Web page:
I’m thanking Phil Mickelson for showing us all the change in his approach to high level championship golf. Who would ever thought a player going off at 200-1 could possibly win the PGA Championship. Yes Brooks could have applied more pressure if he didn’t throw up all over himself on the par 5 holes. But that’s golf under pressure, it will expose all of your weaknesses.

Phil’s new found intense focus hopefully will not result in further lengthening the time it takes to play 18 holes in competition. It’s already a joke when tournament rounds take over 5 hours, sometimes even close to 6 hours. It is not possible to keep a flow of your game when you wait for long periods of time on every shot. Just having played in the SCGA Senior Amateur in groups of 3 with ten minute tee times, it was a very slow 4 hours, we still waited on every shot.

My take away from Phil’s great win is that he was lacking the proper focus to make the right decisions on his shot shape and creation of the picture in his mind of what that looks like. You could see his intense concentration and focus on every single shot. This eliminated the big misses that he is prone to have in critical moments (most notably the tee shot in the US Open at Winged Foot, that he will probably never forget).

I believe Phil would not hit that shot now that far left of a miss. He has taken his miss pattern and significantly tightened it up, and then let his short game work its magic. When you are hitting big foul balls, the short game doesn’t really matter, you’ve lost it off the tee, and have no way of overcoming those mistakes around and on the greens.

I too play very fast and make quick decisions, especially when I want to catch the wind conditions as they are at the moment I will rush up and try to quick hit a shot. The past three days I did NOT do that, I forced myself to visualize each shot, pick a target and see in my mind the proper shape of my shots.

OMG did it work, I hit 50 out of 54 greens, I hit 4 par 5 holes in two shots and at one time I was -12 for the tournament with a 9 shot lead, and finished ten under par and had the low round everyday (68-67-68). Yes I have been playing well of late and have not been blogging out of frustration of not being able to close out any tournaments. I finished 2nd in the SOS Masters, I finished 3rd in the Alameda Commuters after a 68 opening round, a 4th in Houston after leading with a 69 first round, and a 2nd at the Trans Miss after leading with a 68 first round.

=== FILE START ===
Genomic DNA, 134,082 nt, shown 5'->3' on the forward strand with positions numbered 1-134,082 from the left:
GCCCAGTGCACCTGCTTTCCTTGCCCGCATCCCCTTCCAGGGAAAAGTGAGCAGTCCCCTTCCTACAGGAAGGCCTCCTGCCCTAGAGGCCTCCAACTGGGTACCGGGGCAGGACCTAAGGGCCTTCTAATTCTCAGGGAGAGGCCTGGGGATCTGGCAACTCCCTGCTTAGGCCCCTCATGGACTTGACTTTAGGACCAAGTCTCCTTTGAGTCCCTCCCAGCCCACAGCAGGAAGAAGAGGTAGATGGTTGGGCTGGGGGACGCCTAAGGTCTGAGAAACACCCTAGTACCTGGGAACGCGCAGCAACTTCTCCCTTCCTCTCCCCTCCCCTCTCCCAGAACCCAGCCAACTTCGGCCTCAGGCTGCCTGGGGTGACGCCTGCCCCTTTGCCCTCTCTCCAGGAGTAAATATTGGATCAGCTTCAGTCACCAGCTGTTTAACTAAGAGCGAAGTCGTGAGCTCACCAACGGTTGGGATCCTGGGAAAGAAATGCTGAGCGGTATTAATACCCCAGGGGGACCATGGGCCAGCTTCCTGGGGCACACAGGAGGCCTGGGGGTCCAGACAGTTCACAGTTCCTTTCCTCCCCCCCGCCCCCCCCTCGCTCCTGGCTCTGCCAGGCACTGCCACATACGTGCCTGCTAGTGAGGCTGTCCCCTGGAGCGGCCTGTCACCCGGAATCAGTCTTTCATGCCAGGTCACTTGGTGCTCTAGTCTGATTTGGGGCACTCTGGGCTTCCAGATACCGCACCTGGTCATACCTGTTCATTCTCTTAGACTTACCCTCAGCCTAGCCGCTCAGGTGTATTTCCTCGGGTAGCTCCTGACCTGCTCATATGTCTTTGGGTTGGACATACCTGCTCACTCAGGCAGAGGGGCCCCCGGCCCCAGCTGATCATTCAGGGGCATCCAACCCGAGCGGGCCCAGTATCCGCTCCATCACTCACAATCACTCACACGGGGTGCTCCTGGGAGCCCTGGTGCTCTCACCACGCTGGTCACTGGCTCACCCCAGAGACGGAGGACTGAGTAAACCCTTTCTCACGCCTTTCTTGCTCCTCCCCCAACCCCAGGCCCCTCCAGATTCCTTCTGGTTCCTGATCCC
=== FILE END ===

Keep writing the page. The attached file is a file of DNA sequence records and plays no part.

I have been frustrated as hell, golf has NOT BEEN FUN , mainly work and disappointment until I saw what Phil did on SUNDAY in the final round of the PGA Championship. It starts with belief, if you don’t truly believe you are capable of winning, forget about it, it’s not going to magically happen. You need to go out and TAKE IT, but with a strategy that keeps you calm, focused and balanced.

I care about my world ranking as its used to Exempt the top 25 ranked seniors in the world into the USGA Senior Amateur. I started this run at 32nd, and now sit at 15th and with this win yesterday will probably drop to 11-12th. I care because the USGA Senior Amateur is a major that you don’t want to miss, and the qualifier usually has about 90 players for 4 spots.

I have punched my ticket into this years event, and Phil has punched his ticket into the next 5 US Opens. Phil decided at 50 he was not done, and that perhaps his best golf was still in front of him. And look what he did, almost the impossible, as the oldest major winner ever.

At age 50, 51 and 52 I actually played my best golf of my life, and achieved a record three consecutive Northern California Player of the Year awards during that stretch. I also won about 15 tournaments during those three years, including the prestigious Stocker Cup and was low amateur in the Senior Open twice. Age is not what determines the quality of our golf, but our mind does. Yes, like Phil said in his interview, you need to work harder when you are older. You lack the flexibility you may once had and strength, but all can be improved through hard work. But with a more mature mind and experience will always pay the biggest dividends.

Congratulations to Phil and his whole team that supports his effort to be the best player he can possibly be. But can he win again out there? Who knows, but I wouldn’t bet against him.

I have not shot three consecutive rounds in the 60’s in a long time, and until the past 4 days I would not believed it to be possible with the inconsistency in my putting. This all changed after watching Phil pull off his historic win on Sunday.

I’m not going to bore you with all the stats of my victory in the Southern California Senior Amateur, as I cover most of it in my post round interview, check it out.

Stay tuned for more on Side Saddle putting

2 Comments on “THANKS PHIL, WE BOTH WON!!!

  1. Randy, not to nit-pick you but the Trans Miss scoreboard has you for a 69 in the first round. Still solid playing!

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